Apricot Stone program: Microscopic treasures

English Daily #2
It’s fascinating to see the main narratives that keep Armenia in its grasp refracted through the lenses of a wide variety of filmmakers. As such, the screening of short films in the Apricot Stone competition is one of the most important events during GAIFF, something that almost demands to be seen.

It goes without saying that the Nagorno-Karabakh war and the forced eviction of thousands of Artsakh’s inhabitants becomes a shared topicality for most of these films. In Hrant Varzhapetyan’s Home, the conflict becomes painfully tangible when a young boy is mentally preparing to go to war, turning the film into a psychological nightmare impressively consolidated by especially one image: the young boy reflected in the screen of an old television set, while images of the battlefield are engulfing him in flames.

Lumen Naturae shows the aftermath of sending young men into armed conflict, by exploring a family dealing with the death of a soldier. Much like Shoghakat Vardanyan’s intimate documentary 1489, albeit in fictional form, director Arthur Sukiasyan also hones in on what this loss does with a sister. Coincidentally, in both films the women cut of their long hair in an attempt to visually connect with the brother they mourn. Meanwhile, Ovsanna Gevorgyan takes a more reflexive turn by centering Headless Horsemen’s pained narrative around the act of looking to raw war footage, in the hope that a loved one can be recognized in the violent imagery. Tension arises her from the stark framing, imbued by a hyperfocus on physicality and touch. Another stand-out in this section is Armat, by Anna Mkrtumyan who originally hails from Artsakh. Mkrtumyan investigates what souvenirs are worth bringing along, when the frenzy of war forces you out of your home. A beautiful phone conversation with her grandmother reveals how Mkrtumyan’s family was torn over which photos to bring, and which not. In a fascinating modal switch, Armat then begins to investigate what Mkrtumyan had brought along from Artsakh: fossilized exoskeletons found in the region that transform into personal treasures under a microscope.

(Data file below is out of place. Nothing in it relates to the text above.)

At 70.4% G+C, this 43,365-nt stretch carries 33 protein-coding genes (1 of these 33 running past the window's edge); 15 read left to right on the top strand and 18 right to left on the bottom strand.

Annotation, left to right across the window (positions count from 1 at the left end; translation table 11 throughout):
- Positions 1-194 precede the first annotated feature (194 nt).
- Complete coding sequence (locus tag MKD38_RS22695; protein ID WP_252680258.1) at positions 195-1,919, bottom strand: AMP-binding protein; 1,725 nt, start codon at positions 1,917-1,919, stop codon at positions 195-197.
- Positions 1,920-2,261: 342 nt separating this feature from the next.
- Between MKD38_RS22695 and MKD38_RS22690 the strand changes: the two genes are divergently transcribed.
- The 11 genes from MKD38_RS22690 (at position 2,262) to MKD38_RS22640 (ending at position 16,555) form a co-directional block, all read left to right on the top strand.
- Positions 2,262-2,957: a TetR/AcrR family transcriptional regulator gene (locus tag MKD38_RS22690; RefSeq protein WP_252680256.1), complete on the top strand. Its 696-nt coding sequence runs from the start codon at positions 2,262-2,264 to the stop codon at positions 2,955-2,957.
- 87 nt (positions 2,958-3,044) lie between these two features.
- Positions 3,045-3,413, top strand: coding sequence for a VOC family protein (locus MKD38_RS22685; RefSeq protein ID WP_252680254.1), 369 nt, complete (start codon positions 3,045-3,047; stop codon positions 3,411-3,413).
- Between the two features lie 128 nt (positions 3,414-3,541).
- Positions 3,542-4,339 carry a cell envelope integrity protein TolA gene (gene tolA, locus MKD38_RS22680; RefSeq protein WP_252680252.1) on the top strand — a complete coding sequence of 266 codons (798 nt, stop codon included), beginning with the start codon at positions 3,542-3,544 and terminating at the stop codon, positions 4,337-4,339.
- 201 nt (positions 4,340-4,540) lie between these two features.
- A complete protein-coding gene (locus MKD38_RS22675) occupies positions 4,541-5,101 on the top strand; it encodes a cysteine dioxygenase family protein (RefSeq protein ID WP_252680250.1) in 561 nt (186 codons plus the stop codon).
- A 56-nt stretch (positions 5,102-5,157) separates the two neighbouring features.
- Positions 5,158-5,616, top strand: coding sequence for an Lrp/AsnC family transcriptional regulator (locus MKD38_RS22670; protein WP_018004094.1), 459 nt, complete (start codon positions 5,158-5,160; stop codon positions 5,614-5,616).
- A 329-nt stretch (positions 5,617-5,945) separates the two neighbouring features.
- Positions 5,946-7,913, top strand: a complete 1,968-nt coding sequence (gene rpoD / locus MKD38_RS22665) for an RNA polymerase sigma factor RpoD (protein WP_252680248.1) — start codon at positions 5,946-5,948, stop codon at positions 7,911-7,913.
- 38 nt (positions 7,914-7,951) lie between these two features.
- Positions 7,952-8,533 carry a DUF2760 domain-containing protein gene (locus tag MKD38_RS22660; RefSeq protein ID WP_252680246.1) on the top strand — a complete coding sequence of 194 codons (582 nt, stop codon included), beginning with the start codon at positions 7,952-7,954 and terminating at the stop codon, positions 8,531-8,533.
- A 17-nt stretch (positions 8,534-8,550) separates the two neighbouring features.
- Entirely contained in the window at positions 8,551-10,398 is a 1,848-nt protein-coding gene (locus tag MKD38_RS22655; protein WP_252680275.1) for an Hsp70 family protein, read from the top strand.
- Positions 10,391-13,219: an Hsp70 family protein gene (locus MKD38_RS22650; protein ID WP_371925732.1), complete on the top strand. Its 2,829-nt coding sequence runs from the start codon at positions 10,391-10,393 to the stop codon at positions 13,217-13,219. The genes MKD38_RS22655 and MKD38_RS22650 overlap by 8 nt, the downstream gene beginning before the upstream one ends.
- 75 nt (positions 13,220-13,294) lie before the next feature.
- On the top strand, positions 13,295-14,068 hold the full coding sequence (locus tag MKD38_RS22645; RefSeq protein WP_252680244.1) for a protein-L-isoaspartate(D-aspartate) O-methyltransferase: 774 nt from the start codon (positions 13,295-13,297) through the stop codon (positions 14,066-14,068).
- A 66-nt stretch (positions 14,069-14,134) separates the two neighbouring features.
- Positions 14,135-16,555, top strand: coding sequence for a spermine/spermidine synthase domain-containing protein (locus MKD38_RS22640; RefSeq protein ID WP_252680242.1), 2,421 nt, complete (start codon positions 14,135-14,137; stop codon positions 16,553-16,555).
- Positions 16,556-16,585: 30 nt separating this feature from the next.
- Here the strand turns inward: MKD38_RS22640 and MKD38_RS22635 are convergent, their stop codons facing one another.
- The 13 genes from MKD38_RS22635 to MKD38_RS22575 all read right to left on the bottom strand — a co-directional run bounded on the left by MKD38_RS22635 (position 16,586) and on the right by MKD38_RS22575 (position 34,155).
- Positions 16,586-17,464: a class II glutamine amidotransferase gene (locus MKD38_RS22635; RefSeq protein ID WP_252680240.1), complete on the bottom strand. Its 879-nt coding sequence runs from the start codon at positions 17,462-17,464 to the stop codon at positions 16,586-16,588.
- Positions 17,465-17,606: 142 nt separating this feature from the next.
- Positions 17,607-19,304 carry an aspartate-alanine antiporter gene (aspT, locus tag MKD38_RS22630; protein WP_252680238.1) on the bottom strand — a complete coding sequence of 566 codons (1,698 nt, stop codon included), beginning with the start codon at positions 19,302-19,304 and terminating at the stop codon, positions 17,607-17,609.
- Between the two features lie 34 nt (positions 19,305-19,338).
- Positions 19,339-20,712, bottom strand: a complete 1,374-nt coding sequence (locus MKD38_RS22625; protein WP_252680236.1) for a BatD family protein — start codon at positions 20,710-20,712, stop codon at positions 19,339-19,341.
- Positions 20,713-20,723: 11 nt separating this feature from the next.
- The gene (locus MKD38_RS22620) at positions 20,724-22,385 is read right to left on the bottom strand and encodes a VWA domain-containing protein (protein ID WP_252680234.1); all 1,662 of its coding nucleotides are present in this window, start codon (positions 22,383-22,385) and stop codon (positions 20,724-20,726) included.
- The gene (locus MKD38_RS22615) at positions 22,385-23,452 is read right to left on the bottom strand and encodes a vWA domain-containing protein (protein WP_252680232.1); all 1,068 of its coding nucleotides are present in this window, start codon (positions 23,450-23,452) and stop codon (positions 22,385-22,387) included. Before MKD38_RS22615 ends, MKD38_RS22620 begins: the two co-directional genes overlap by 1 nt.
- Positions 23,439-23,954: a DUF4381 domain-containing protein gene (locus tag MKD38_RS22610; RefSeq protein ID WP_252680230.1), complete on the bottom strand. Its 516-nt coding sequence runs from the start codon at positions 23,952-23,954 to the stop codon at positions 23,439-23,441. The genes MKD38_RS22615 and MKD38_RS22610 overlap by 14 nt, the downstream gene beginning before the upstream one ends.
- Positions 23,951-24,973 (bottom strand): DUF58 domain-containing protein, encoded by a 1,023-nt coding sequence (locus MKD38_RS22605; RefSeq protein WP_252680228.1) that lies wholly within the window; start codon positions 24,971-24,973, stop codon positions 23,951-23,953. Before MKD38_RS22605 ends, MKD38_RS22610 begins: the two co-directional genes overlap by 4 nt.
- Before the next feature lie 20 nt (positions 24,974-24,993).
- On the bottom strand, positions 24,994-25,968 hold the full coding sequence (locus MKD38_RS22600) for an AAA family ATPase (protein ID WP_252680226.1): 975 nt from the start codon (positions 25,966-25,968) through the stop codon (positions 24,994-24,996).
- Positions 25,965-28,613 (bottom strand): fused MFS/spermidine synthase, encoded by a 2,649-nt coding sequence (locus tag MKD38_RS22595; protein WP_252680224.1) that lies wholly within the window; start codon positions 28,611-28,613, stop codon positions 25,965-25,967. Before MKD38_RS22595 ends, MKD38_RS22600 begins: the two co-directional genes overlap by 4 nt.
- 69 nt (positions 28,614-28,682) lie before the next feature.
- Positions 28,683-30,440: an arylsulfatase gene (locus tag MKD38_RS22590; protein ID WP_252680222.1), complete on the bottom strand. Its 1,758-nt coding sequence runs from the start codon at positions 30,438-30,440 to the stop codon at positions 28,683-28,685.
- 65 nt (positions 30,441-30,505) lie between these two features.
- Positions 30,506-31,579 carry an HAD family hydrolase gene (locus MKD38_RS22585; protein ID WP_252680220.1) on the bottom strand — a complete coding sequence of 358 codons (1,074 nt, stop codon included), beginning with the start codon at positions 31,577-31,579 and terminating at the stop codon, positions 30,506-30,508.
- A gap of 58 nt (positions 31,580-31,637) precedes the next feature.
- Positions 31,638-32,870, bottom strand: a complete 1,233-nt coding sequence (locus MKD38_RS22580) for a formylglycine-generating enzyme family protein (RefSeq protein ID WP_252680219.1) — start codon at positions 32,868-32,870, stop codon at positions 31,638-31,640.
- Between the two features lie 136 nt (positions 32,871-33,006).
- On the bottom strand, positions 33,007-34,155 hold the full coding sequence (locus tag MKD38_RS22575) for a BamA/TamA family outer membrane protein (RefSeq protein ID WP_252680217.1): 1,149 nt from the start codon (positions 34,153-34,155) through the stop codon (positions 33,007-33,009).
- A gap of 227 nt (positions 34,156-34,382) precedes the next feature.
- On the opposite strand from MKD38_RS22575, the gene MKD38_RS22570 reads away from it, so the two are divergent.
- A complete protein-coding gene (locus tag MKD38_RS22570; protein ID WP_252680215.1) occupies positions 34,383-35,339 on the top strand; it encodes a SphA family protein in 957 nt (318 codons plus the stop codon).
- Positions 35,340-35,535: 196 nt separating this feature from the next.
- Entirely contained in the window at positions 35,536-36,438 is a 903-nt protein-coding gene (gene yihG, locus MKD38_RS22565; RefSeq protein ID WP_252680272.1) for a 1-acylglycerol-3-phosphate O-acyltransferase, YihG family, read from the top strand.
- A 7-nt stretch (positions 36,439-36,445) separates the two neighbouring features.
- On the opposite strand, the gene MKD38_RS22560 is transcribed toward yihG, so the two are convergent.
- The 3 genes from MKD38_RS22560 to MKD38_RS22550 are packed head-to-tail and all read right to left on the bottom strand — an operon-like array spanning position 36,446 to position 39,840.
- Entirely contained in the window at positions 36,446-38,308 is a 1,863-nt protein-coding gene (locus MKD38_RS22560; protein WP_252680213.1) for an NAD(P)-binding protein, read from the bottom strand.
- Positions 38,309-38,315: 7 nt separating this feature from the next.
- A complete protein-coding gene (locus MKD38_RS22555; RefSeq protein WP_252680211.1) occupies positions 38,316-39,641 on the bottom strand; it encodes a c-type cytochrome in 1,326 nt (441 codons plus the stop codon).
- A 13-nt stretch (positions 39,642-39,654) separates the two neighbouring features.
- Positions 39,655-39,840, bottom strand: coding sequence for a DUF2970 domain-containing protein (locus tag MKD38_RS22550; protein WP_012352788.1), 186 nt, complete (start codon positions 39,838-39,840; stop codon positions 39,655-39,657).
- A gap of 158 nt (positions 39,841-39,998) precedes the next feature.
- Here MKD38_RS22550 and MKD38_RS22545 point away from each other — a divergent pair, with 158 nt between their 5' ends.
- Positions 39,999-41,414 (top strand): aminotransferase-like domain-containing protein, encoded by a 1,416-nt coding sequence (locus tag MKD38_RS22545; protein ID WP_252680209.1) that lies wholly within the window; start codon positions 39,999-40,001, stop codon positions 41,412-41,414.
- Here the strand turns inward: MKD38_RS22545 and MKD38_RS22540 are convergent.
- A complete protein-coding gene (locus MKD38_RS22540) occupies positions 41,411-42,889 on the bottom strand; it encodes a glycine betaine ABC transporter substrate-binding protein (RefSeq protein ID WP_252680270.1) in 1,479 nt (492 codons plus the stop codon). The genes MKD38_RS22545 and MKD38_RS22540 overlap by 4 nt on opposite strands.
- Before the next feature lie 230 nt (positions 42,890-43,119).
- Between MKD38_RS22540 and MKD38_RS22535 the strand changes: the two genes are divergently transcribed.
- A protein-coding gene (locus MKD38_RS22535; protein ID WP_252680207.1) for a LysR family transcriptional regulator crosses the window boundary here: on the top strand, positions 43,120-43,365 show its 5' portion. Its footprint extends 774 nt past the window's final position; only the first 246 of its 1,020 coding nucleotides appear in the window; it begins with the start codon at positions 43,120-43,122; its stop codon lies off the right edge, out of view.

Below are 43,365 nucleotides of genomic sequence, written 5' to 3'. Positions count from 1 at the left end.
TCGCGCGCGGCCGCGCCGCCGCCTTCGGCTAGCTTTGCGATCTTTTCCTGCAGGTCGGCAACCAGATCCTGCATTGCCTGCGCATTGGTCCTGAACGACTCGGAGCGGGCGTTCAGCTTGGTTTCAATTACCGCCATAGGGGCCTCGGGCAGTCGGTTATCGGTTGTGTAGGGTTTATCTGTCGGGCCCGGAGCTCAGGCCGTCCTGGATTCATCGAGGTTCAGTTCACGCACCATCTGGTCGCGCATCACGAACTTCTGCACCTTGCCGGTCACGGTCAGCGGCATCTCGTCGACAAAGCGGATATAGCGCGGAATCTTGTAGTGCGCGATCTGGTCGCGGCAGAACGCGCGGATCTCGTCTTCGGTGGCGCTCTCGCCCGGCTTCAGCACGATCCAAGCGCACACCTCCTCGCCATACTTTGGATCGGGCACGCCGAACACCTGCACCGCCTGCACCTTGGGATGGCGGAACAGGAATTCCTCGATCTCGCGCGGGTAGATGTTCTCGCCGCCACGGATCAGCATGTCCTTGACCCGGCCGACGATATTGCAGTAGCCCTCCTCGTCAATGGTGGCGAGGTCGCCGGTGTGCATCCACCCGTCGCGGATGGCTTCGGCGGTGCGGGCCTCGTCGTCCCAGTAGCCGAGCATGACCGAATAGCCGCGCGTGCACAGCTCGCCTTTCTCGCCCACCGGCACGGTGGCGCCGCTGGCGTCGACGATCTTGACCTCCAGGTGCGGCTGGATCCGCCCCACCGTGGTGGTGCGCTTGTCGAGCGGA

Even films that are seemingly not about Artsakh can be about Artsakh. Point in case is Margos Margossian’s No Light / No Darkness, a fascinating foray into genre filmmaking that makes a kind of Eastern noir out of the energy crisis after the 1988 Spitak earthquake, and the following closure of the Armenian powerplant that powers about half of the country. For Margossian, this stunningly shot geopolitical thriller is a testament to the people who have been cut off from resources and electricity by Azeri forces in last years. Mary Danielyan’s The Owl also seems even more separated from politics at first, but turns out to be a careful study of a man slowly brought on the verge of insanity due to the arrested development brought along by the war.

Exaggerated stylistic traits also find their way into Burden by Gevorg Nersesyan, a film that almost starts out as a Coen brothers-like film about comedic errors and painful misunderstandings, but gradually shifts into a more mournful tone as the skillfully shot melodrama progresses. Similar interrogations of domestic bliss, and the lack therof, are explored in the absurdist rage agains society of The Egg (Vahan Grigoryan) and the couples roleplay adventures of Seagulls (Lilit Movsisyan). Two other stand-outs remain for very separate reasons. There’s Marika Dovlatbekyan and Koryun Arzumanyan’s heartfelt and twee documentary Nvard Won’t Come Today? that provides such a loving gaze on children in pedagogical-psychological support center in Yerevan. Then there’s a little masterpiece in the form of Cumulus Clouds, the latest short film by the Armenian animation maestro Naira Muradyan that doubles both as a cinematic massage for the brain and a delightful ode to the riches of film history.

Hugo Emmerzael